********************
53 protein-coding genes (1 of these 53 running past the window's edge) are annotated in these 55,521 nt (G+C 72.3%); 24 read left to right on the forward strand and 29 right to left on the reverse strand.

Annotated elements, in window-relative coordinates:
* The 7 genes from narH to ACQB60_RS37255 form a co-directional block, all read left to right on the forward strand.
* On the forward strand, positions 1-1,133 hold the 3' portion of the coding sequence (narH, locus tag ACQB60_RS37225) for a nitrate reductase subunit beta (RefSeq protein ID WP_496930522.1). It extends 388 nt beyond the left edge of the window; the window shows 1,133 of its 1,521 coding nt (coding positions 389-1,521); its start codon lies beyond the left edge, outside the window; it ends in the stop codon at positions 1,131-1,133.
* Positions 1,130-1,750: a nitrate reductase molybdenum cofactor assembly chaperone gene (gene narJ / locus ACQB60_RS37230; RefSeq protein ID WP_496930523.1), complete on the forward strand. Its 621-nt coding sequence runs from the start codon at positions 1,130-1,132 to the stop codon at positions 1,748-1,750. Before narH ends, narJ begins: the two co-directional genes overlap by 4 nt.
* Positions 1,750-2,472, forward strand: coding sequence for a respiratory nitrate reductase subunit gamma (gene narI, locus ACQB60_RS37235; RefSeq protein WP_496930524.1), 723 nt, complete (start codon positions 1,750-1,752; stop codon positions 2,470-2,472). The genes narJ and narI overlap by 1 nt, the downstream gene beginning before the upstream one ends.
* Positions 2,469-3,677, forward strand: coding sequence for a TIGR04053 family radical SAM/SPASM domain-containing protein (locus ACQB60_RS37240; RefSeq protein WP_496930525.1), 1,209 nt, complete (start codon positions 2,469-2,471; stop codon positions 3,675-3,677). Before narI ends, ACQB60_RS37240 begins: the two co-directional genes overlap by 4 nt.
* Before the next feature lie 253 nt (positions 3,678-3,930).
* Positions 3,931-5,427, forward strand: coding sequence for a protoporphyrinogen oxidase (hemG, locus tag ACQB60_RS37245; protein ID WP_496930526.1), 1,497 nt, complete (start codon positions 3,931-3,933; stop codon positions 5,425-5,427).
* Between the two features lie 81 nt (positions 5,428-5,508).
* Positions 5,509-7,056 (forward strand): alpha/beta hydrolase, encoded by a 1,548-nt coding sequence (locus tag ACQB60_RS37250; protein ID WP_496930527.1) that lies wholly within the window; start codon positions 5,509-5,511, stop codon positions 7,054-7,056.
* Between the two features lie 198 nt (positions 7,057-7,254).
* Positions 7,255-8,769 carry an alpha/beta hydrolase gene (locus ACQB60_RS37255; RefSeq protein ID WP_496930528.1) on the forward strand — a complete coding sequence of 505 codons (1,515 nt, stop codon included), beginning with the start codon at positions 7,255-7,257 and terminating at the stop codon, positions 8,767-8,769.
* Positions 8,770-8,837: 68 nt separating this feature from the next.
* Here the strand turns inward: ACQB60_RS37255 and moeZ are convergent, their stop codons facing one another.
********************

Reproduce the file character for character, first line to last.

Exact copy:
53 protein-coding genes (1 of these 53 running past the window's edge) are annotated in these 55,521 nt (G+C 72.3%); 24 read left to right on the forward strand and 29 right to left on the reverse strand.

Annotated elements, in window-relative coordinates:
* The 7 genes from narH to ACQB60_RS37255 form a co-directional block, all read left to right on the forward strand.
* On the forward strand, positions 1-1,133 hold the 3' portion of the coding sequence (narH, locus tag ACQB60_RS37225) for a nitrate reductase subunit beta (RefSeq protein ID WP_496930522.1). It extends 388 nt beyond the left edge of the window; the window shows 1,133 of its 1,521 coding nt (coding positions 389-1,521); its start codon lies beyond the left edge, outside the window; it ends in the stop codon at positions 1,131-1,133.
* Positions 1,130-1,750: a nitrate reductase molybdenum cofactor assembly chaperone gene (gene narJ / locus ACQB60_RS37230; RefSeq protein ID WP_496930523.1), complete on the forward strand. Its 621-nt coding sequence runs from the start codon at positions 1,130-1,132 to the stop codon at positions 1,748-1,750. Before narH ends, narJ begins: the two co-directional genes overlap by 4 nt.
* Positions 1,750-2,472, forward strand: coding sequence for a respiratory nitrate reductase subunit gamma (gene narI, locus ACQB60_RS37235; RefSeq protein WP_496930524.1), 723 nt, complete (start codon positions 1,750-1,752; stop codon positions 2,470-2,472). The genes narJ and narI overlap by 1 nt, the downstream gene beginning before the upstream one ends.
* Positions 2,469-3,677, forward strand: coding sequence for a TIGR04053 family radical SAM/SPASM domain-containing protein (locus ACQB60_RS37240; RefSeq protein WP_496930525.1), 1,209 nt, complete (start codon positions 2,469-2,471; stop codon positions 3,675-3,677). Before narI ends, ACQB60_RS37240 begins: the two co-directional genes overlap by 4 nt.
* Before the next feature lie 253 nt (positions 3,678-3,930).
* Positions 3,931-5,427, forward strand: coding sequence for a protoporphyrinogen oxidase (hemG, locus tag ACQB60_RS37245; protein ID WP_496930526.1), 1,497 nt, complete (start codon positions 3,931-3,933; stop codon positions 5,425-5,427).
* Between the two features lie 81 nt (positions 5,428-5,508).
* Positions 5,509-7,056 (forward strand): alpha/beta hydrolase, encoded by a 1,548-nt coding sequence (locus tag ACQB60_RS37250; protein ID WP_496930527.1) that lies wholly within the window; start codon positions 5,509-5,511, stop codon positions 7,054-7,056.
* Between the two features lie 198 nt (positions 7,057-7,254).
* Positions 7,255-8,769 carry an alpha/beta hydrolase gene (locus ACQB60_RS37255; RefSeq protein ID WP_496930528.1) on the forward strand — a complete coding sequence of 505 codons (1,515 nt, stop codon included), beginning with the start codon at positions 7,255-7,257 and terminating at the stop codon, positions 8,767-8,769.
* Positions 8,770-8,837: 68 nt separating this feature from the next.
* Here the strand turns inward: ACQB60_RS37255 and moeZ are convergent, their stop codons facing one another.